The Designer & Company Disconnect

Most companies I talk to are desperately looking to hire good designers. Most designers I talk to are desperately looking for work. Somewhere, there’s a breakdown happening.

Too-high expectations from companies

These days, companies want the “unicorn designer” with design skills, coding skills, video skills, photography skills, etc. The reality is that many designers are highly skilled in one area and “proficient” in the rest. That doesn’t mean they can’t do it all. It’s becoming easier and more natural to grow these secondary skills. But it’s likely they don’t do everything as well as their main skill.

“Great talent is scarce”

I may be guilty of having unrealistic expectations myself. Or maybe our expectations as a company are fair, but as a McKinsey&Company study suggests, we’re at a shortage of highly talented people.

“Do what you love” mentality

These days, we are led to believe the perfect job exists. You know, the one where we love our work so much we “don’t work a day in our life.” The one that makes us spring out of bed each morning, throw open the windows and sing like a character in a musical.

Too much process, too little bravery

Some companies are so bogged down with process, the room for creativity is slim. Thus, designers don’t have the opportunity to flex their creative strength and companies don’t see the best possible work. The result is disappointed companies and stifled, bitter employees.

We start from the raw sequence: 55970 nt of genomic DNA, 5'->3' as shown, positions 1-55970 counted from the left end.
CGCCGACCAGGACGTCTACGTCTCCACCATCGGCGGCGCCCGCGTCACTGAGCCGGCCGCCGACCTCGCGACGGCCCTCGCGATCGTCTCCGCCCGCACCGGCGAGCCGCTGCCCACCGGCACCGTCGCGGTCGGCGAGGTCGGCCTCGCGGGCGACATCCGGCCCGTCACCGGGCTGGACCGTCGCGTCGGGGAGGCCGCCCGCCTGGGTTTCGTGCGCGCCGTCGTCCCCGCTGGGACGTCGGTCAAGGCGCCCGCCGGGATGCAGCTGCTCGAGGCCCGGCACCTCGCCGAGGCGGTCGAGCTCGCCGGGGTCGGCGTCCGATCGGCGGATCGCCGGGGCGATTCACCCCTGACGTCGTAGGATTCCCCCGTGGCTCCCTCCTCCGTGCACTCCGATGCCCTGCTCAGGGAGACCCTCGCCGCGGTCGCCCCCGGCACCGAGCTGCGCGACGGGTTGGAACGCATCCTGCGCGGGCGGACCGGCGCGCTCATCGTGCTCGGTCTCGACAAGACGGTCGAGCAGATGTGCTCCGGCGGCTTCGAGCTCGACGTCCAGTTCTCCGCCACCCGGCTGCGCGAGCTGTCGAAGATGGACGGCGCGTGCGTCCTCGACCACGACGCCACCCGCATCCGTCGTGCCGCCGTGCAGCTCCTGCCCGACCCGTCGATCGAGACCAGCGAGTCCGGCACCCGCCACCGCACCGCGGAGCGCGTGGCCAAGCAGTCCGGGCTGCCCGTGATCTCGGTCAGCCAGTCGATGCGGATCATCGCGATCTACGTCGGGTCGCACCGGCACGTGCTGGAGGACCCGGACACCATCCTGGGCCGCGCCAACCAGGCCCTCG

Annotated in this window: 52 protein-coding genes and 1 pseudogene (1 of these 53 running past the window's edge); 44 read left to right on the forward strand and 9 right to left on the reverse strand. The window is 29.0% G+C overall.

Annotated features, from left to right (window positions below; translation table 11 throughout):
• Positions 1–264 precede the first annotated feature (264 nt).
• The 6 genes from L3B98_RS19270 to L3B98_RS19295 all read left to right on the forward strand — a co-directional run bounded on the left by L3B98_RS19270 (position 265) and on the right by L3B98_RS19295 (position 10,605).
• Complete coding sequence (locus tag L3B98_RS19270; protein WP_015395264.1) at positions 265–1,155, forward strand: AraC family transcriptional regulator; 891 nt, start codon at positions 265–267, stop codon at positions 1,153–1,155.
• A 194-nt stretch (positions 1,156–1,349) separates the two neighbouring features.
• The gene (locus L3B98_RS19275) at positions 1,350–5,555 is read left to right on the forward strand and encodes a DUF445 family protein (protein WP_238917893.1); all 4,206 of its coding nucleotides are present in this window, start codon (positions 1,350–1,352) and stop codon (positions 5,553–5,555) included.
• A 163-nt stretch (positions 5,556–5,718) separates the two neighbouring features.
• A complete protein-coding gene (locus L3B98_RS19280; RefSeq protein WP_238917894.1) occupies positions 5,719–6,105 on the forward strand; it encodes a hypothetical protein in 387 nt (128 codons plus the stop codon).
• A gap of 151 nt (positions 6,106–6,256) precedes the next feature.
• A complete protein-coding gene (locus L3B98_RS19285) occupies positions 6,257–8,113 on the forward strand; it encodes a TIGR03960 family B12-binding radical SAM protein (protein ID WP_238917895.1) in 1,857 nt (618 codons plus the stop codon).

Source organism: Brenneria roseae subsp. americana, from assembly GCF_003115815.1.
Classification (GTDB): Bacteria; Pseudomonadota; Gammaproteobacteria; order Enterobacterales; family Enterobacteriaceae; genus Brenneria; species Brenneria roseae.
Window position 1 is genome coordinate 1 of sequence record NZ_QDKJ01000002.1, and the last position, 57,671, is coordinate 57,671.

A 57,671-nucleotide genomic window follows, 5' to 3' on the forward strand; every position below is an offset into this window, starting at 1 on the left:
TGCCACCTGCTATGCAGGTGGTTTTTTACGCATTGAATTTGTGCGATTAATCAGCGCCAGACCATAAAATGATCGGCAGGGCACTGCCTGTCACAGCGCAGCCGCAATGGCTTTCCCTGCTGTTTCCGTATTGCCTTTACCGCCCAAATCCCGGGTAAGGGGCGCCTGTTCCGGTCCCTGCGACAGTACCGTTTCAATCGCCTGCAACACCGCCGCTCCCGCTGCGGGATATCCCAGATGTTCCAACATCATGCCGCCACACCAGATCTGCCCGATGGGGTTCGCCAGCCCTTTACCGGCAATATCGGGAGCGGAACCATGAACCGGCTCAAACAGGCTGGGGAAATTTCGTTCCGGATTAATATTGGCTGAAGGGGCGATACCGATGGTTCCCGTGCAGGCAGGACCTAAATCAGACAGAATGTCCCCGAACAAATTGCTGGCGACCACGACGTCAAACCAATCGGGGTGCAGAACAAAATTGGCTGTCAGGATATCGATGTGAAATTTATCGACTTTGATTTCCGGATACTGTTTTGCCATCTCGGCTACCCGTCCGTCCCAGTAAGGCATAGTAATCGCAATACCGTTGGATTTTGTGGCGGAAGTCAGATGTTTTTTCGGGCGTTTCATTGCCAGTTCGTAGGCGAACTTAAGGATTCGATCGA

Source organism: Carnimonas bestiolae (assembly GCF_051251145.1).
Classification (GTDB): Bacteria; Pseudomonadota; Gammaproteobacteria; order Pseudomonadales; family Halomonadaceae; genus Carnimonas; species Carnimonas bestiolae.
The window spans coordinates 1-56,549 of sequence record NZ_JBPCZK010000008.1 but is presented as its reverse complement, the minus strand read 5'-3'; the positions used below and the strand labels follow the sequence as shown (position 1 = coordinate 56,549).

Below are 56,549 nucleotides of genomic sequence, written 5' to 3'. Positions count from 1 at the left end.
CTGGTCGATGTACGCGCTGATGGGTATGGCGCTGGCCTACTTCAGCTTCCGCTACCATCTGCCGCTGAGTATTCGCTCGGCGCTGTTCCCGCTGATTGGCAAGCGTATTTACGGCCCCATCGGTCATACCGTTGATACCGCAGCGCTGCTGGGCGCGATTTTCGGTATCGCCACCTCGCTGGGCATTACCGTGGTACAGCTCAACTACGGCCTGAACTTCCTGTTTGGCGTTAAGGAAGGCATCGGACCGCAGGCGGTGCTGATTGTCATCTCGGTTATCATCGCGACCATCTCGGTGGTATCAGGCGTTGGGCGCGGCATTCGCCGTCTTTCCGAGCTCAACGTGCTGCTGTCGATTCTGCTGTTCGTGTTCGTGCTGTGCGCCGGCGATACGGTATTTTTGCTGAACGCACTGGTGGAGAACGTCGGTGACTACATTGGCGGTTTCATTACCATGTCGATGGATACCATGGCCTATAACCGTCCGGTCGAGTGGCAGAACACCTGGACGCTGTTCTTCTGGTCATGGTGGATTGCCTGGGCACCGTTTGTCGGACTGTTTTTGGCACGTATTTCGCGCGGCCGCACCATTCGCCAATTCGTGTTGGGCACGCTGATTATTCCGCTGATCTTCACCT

Companies don’t know what they need or want

Example: Most companies now think they need a UX designer, but some barely understand what a UX designer does. Meanwhile, most designers are calling themselves UX designers now because it’s what gets them the job. So a company hires what seems right, the designer applies for what seems right, and both are clueless about what is actually needed.

Designers have skills, but lack professional capabilities

In our How to Get a Job at X series, the most-wanted secondary skill (skill besides design) BY FAR is communication. It’s possible designers are talented, they’re just not communicating their designs and themselves well. A designer could do the best work but if they aren’t able to present it well or sell it to stakeholders (the team, clients, etc.), their work becomes useless.

Self-taught Designer & Maker. Un-Employed. Founder of https://www.semplice.com/ Formerly Spotify — More About me: http://www.vanschneider.com

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